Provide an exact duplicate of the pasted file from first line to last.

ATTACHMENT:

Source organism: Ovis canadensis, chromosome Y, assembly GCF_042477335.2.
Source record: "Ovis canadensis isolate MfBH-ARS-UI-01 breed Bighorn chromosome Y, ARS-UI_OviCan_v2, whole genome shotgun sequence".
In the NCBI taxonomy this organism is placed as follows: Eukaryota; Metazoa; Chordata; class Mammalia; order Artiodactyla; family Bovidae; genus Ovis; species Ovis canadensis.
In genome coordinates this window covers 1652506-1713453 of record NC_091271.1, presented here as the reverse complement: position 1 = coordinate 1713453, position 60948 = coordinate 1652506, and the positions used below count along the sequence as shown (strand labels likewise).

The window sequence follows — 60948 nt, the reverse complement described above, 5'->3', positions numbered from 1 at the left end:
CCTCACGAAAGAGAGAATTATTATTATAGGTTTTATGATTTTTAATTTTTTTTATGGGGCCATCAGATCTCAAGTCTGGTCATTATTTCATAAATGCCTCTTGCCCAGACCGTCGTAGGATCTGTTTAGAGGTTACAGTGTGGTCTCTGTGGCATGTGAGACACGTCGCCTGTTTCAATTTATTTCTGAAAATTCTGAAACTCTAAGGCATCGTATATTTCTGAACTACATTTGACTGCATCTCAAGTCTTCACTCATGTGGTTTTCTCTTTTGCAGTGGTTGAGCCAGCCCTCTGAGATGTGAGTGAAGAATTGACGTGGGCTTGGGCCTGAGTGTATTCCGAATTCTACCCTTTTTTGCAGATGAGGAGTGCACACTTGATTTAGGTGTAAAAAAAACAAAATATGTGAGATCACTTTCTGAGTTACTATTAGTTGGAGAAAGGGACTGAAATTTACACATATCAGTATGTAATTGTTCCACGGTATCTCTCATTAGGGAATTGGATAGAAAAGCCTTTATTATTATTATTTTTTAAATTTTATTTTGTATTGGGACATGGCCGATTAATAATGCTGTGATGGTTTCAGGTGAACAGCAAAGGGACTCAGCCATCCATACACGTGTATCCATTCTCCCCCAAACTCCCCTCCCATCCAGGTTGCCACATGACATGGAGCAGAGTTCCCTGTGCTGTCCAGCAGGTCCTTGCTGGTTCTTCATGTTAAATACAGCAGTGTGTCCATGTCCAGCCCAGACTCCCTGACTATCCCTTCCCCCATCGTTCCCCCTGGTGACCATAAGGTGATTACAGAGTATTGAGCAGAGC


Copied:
Source organism: Ovis canadensis, chromosome Y, assembly GCF_042477335.2.
Source record: "Ovis canadensis isolate MfBH-ARS-UI-01 breed Bighorn chromosome Y, ARS-UI_OviCan_v2, whole genome shotgun sequence".
In the NCBI taxonomy this organism is placed as follows: Eukaryota; Metazoa; Chordata; class Mammalia; order Artiodactyla; family Bovidae; genus Ovis; species Ovis canadensis.
In genome coordinates this window covers 1652506-1713453 of record NC_091271.1, presented here as the reverse complement: position 1 = coordinate 1713453, position 60948 = coordinate 1652506, and the positions used below count along the sequence as shown (strand labels likewise).

The window sequence follows — 60948 nt, the reverse complement described above, 5'->3', positions numbered from 1 at the left end:
CCTCACGAAAGAGAGAATTATTATTATAGGTTTTATGATTTTTAATTTTTTTTATGGGGCCATCAGATCTCAAGTCTGGTCATTATTTCATAAATGCCTCTTGCCCAGACCGTCGTAGGATCTGTTTAGAGGTTACAGTGTGGTCTCTGTGGCATGTGAGACACGTCGCCTGTTTCAATTTATTTCTGAAAATTCTGAAACTCTAAGGCATCGTATATTTCTGAACTACATTTGACTGCATCTCAAGTCTTCACTCATGTGGTTTTCTCTTTTGCAGTGGTTGAGCCAGCCCTCTGAGATGTGAGTGAAGAATTGACGTGGGCTTGGGCCTGAGTGTATTCCGAATTCTACCCTTTTTTGCAGATGAGGAGTGCACACTTGATTTAGGTGTAAAAAAAACAAAATATGTGAGATCACTTTCTGAGTTACTATTAGTTGGAGAAAGGGACTGAAATTTACACATATCAGTATGTAATTGTTCCACGGTATCTCTCATTAGGGAATTGGATAGAAAAGCCTTTATTATTATTATTTTTTAAATTTTATTTTGTATTGGGACATGGCCGATTAATAATGCTGTGATGGTTTCAGGTGAACAGCAAAGGGACTCAGCCATCCATACACGTGTATCCATTCTCCCCCAAACTCCCCTCCCATCCAGGTTGCCACATGACATGGAGCAGAGTTCCCTGTGCTGTCCAGCAGGTCCTTGCTGGTTCTTCATGTTAAATACAGCAGTGTGTCCATGTCCAGCCCAGACTCCCTGACTATCCCTTCCCCCATCGTTCCCCCTGGTGACCATAAGGTGATTACAGAGTATTGAGCAGAGC